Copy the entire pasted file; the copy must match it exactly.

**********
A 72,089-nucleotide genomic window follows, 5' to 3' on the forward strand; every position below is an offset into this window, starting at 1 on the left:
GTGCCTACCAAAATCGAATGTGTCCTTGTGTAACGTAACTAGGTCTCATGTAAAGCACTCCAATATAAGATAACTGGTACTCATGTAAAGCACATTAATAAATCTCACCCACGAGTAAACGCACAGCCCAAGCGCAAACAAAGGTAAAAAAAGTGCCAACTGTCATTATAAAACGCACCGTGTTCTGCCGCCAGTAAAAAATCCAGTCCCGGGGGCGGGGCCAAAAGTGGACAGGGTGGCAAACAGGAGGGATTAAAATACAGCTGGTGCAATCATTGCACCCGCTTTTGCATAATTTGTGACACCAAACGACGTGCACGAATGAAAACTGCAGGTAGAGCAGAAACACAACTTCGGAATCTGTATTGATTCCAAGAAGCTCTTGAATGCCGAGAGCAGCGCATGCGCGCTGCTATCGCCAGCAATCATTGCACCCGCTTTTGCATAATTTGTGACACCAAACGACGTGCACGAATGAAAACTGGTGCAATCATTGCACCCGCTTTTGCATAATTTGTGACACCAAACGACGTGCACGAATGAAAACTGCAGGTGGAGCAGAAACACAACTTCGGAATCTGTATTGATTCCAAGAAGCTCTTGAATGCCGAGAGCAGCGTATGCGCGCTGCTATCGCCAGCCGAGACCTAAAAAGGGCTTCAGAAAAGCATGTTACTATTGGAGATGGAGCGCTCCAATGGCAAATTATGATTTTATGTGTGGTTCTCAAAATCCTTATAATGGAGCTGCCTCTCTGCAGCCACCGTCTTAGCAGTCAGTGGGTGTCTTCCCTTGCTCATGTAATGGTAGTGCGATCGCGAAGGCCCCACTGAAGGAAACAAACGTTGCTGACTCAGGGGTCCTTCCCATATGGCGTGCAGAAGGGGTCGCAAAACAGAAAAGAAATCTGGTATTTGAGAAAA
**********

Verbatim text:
A 72,089-nucleotide genomic window follows, 5' to 3' on the forward strand; every position below is an offset into this window, starting at 1 on the left:
GTGCCTACCAAAATCGAATGTGTCCTTGTGTAACGTAACTAGGTCTCATGTAAAGCACTCCAATATAAGATAACTGGTACTCATGTAAAGCACATTAATAAATCTCACCCACGAGTAAACGCACAGCCCAAGCGCAAACAAAGGTAAAAAAAGTGCCAACTGTCATTATAAAACGCACCGTGTTCTGCCGCCAGTAAAAAATCCAGTCCCGGGGGCGGGGCCAAAAGTGGACAGGGTGGCAAACAGGAGGGATTAAAATACAGCTGGTGCAATCATTGCACCCGCTTTTGCATAATTTGTGACACCAAACGACGTGCACGAATGAAAACTGCAGGTAGAGCAGAAACACAACTTCGGAATCTGTATTGATTCCAAGAAGCTCTTGAATGCCGAGAGCAGCGCATGCGCGCTGCTATCGCCAGCAATCATTGCACCCGCTTTTGCATAATTTGTGACACCAAACGACGTGCACGAATGAAAACTGGTGCAATCATTGCACCCGCTTTTGCATAATTTGTGACACCAAACGACGTGCACGAATGAAAACTGCAGGTGGAGCAGAAACACAACTTCGGAATCTGTATTGATTCCAAGAAGCTCTTGAATGCCGAGAGCAGCGTATGCGCGCTGCTATCGCCAGCCGAGACCTAAAAAGGGCTTCAGAAAAGCATGTTACTATTGGAGATGGAGCGCTCCAATGGCAAATTATGATTTTATGTGTGGTTCTCAAAATCCTTATAATGGAGCTGCCTCTCTGCAGCCACCGTCTTAGCAGTCAGTGGGTGTCTTCCCTTGCTCATGTAATGGTAGTGCGATCGCGAAGGCCCCACTGAAGGAAACAAACGTTGCTGACTCAGGGGTCCTTCCCATATGGCGTGCAGAAGGGGTCGCAAAACAGAAAAGAAATCTGGTATTTGAGAAAA